*Calabar-Itu Road: Semenitari's Parting Gift *
You don't need to travel the road to understand that it kills. All that is
necessary is to listen the testimonies of lucky survivors or just a look at
still image shots of the road. The Calabar- Itu Road segment of the Calabar
– Itu – Ikot Ekpene – Aba Road, has completely collapsed. It has become a
death trap. There is no doubt that the road is federal highway, meaning the
responsibility of maintaining the road is the FG's. However, I have always
wondered how inconsiderate the state governments of Akwa Ibom and Cross
River have become. Since 2011, this road gradually started giving way, and
up till this moment, the road remains a terrifying death trap and a horror
track for travelers.
The road is the main economic route of the territories of the Old Cross
Rivers state. It is, till this day, the only unity infrastructure that cuts
across the two sister-states and conveys indigenes and visitors to these
states. The road is the only passage for heavy-duty trucks conveying stones
and cement from the quarries of Akamkpa to the many constructions yards in
Akwa Ibom. It is the main economic route for the distribution of
agricultural produce from the large farms in Cross River state to the
entire Old Eastern Region and beyond.
Destination Calabar is the tourist terminus of Nigeria, and most of the
visitors to Calabar are actually from the South-South and South-East
geopolitical zones. The Calabar-Itu Road is the major tourist
transportation route to Calabar. The city has enjoyed the bliss of tourism
in the last decade. But the last few years have witnessed a sharp decline
in tourism revenue due to the very bad state of the Calabar-Itu road. One
hotel manager in Calabar, Orok Samuel, told me that “Business has been
really bad, many conventions scheduled for Calabar this year have been
moved to other cities in the country because of the bad access road.” He
was right. A regional retreat for staff of a telecommunication major in
Nigeria scheduled for July 20-23 was cancelled. The event was eventually
held in Port Harcourt.
While Calabar remains the capital of Cross River state, there are perhaps
as much indigenes of Akwa Ibom who are permanent residents in Calabar, most
of them being third generation residents. When these Akwa-Ibomites travel
to their various home towns, there is but only one road to ply.
In 2015, the Akwa Ibom state governor, Mr. Emmanuel Udom, visited the
failed portions of the Calabar-Itu Road. He said, “This is the busiest road
in this part of the region witnessing huge commercial activities. This is a
federal road. Where the resources of Akwa Ibom Government could not afford
the construction of the road, Federal Government has to do something
urgently to aid us. The ecological funds are not coming.” The Akwa Ibom
State Ministry of Works undertook remedial works on a landslide that hit
the road last year, but if the state of the road is anything to go by, that
work was inconsequential.
While both states, waited for the ecological fund from the federal
government, the budget of Ministry of Works and the intervention of the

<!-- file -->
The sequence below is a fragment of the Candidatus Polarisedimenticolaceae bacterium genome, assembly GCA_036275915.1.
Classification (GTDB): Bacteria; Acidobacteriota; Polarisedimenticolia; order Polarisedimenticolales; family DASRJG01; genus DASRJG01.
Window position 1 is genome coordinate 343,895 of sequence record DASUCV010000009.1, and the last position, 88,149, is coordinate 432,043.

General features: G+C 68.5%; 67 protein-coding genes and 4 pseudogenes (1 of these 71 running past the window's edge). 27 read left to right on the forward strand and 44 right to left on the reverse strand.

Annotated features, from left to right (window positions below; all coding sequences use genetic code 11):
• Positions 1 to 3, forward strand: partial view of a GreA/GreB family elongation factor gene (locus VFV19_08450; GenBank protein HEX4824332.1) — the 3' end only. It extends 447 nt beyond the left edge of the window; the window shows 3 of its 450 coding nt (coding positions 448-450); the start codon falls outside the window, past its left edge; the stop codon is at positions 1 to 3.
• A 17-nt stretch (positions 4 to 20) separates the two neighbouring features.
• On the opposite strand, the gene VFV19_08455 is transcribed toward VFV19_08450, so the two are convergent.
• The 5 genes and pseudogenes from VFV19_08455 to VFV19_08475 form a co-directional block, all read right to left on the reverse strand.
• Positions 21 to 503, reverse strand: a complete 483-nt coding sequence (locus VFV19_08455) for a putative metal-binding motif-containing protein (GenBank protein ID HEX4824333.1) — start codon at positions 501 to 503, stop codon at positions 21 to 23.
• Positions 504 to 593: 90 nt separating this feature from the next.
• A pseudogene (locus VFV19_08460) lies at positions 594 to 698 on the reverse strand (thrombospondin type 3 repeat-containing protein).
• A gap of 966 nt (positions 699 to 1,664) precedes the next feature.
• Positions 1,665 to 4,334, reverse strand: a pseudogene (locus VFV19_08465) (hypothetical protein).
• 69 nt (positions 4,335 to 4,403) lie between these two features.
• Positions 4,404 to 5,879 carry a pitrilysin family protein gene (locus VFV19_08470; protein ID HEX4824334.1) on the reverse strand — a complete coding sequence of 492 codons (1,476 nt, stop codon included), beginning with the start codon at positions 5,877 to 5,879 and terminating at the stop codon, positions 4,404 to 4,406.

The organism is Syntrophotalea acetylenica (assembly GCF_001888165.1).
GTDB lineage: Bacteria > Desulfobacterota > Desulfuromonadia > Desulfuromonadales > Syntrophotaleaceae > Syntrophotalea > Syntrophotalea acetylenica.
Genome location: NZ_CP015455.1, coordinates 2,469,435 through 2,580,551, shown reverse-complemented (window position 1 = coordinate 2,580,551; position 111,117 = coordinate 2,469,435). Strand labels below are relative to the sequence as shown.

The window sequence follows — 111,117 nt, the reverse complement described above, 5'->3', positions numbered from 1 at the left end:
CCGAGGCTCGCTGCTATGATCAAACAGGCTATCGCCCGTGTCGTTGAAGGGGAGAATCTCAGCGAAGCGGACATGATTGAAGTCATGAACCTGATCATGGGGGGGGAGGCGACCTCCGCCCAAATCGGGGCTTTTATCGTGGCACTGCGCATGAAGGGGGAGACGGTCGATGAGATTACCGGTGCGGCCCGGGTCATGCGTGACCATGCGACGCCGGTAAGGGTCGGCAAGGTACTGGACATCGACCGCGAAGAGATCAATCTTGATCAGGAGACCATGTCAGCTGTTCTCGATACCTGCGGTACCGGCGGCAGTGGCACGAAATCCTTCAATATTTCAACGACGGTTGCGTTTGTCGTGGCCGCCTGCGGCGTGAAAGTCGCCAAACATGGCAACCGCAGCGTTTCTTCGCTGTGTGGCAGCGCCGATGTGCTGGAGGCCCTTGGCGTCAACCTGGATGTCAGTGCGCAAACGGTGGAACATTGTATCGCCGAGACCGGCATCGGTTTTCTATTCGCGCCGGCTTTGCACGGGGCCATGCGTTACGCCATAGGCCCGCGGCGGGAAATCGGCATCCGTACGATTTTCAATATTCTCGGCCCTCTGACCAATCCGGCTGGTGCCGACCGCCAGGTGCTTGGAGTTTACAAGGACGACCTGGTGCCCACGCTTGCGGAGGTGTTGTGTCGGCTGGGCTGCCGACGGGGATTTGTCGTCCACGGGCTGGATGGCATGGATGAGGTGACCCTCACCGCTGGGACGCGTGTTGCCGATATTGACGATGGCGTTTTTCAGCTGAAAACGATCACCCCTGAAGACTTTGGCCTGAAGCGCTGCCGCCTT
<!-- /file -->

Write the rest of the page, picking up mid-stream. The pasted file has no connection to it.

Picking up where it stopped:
Federal Road Maintenance Agency (FERMA), the gully erosion continued its
havoc on the stretch, leaving the road like the site of an abandoned
archaeological site. The heart wrenching sight of helpless travellers
trapped in deep gullies, vehicles in the deep ponds, wooden canoes ferrying
passengers across the couloir, and badly damaged vehicles –evidences of
fatal accidents – along the road, highlights the insensitivity of
leadership and the failure of our kind of federalism.
I am happy that the Niger Delta Development Commission has stepped up to
tackle this emergency. Like all other agencies of government, the
commission's revenue is dwindling and it has its own fair share of
abandoned projects, but this emergency intervention is commendable. It is
the right thing to do.
The Acting Managing Director, Mrs. Ibim Semenitari visited the road this
week and has promised to commence emergency repairs immediately. But just
like the remedial works executed by the Akwa Ibom state government, the
NDDC is no stranger to remedial works on the Calabar-Itu Road. However, the
rains have proved to be stronger bulldozers. It will therefore be a good
idea, if the NDDC goes a step beyond emergency repairs to include some
civil works for erosion control. This is a sure way to retain value for the
investment on the road.
With just about 8 weeks to the end of her incumbency, Mrs. Semenitari has
impressed most of her fiercest critics (and I used to be one). As expected,
many politicians – mostly members of her own party – in Akwa Ibom and Cross
River kicked against her appointment as Acting MD because the top two
members of the former (sacked) board -the chairman and managing director
-were indigenes of Cross River and Akwa Ibom states respectively. But now,
they too may be having a rethink.
While my assessment is limited to extent of my status as a personal
observer, I conclude that in nine months she has demonstrated nothing short
of capacity, in a role that has never been ceded to a female politician.
She has managed the resources of the commission transparently (so far),
strengthened the communication framework and widened the public interface
with the agency. Today, the project monitoring process of the NDDC is
participatory and public via the PMIS she commissioned in June, 2016. Also,
the commission not only publishes its quarterly unaudited financial
reports, it plans to make its procurement process more transparent with the
launch of its online vendor management and procurement platform.
Still a long shot from Nirvana, but she has made good effort to reposition
the NDDC. For the people of Akwa Ibom and Cross River, and the thousands of
carnival-loving bees, this intervention is a worthy parting gift. Somebody
can say “Halaluya!”
*Follow me on Twitter – @imaginasion1*
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